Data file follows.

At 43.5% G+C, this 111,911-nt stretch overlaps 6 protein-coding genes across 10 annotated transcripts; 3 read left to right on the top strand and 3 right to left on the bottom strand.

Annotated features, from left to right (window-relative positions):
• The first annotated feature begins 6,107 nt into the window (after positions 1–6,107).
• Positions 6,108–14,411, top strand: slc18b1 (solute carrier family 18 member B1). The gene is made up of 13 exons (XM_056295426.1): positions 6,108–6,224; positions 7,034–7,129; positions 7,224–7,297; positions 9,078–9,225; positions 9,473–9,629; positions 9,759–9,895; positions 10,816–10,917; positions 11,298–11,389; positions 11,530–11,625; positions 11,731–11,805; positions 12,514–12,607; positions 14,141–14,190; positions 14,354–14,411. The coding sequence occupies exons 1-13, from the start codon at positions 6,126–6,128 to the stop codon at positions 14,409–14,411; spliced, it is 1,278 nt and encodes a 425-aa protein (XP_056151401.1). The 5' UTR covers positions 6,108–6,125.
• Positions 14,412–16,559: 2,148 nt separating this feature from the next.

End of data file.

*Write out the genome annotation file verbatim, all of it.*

At 43.5% G+C, this 111,911-nt stretch overlaps 6 protein-coding genes across 10 annotated transcripts; 3 read left to right on the top strand and 3 right to left on the bottom strand.

Annotated features, from left to right (window-relative positions):
• The first annotated feature begins 6,107 nt into the window (after positions 1–6,107).
• Positions 6,108–14,411, top strand: slc18b1 (solute carrier family 18 member B1). The gene is made up of 13 exons (XM_056295426.1): positions 6,108–6,224; positions 7,034–7,129; positions 7,224–7,297; positions 9,078–9,225; positions 9,473–9,629; positions 9,759–9,895; positions 10,816–10,917; positions 11,298–11,389; positions 11,530–11,625; positions 11,731–11,805; positions 12,514–12,607; positions 14,141–14,190; positions 14,354–14,411. The coding sequence occupies exons 1-13, from the start codon at positions 6,126–6,128 to the stop codon at positions 14,409–14,411; spliced, it is 1,278 nt and encodes a 425-aa protein (XP_056151401.1). The 5' UTR covers positions 6,108–6,125.
• Positions 14,412–16,559: 2,148 nt separating this feature from the next.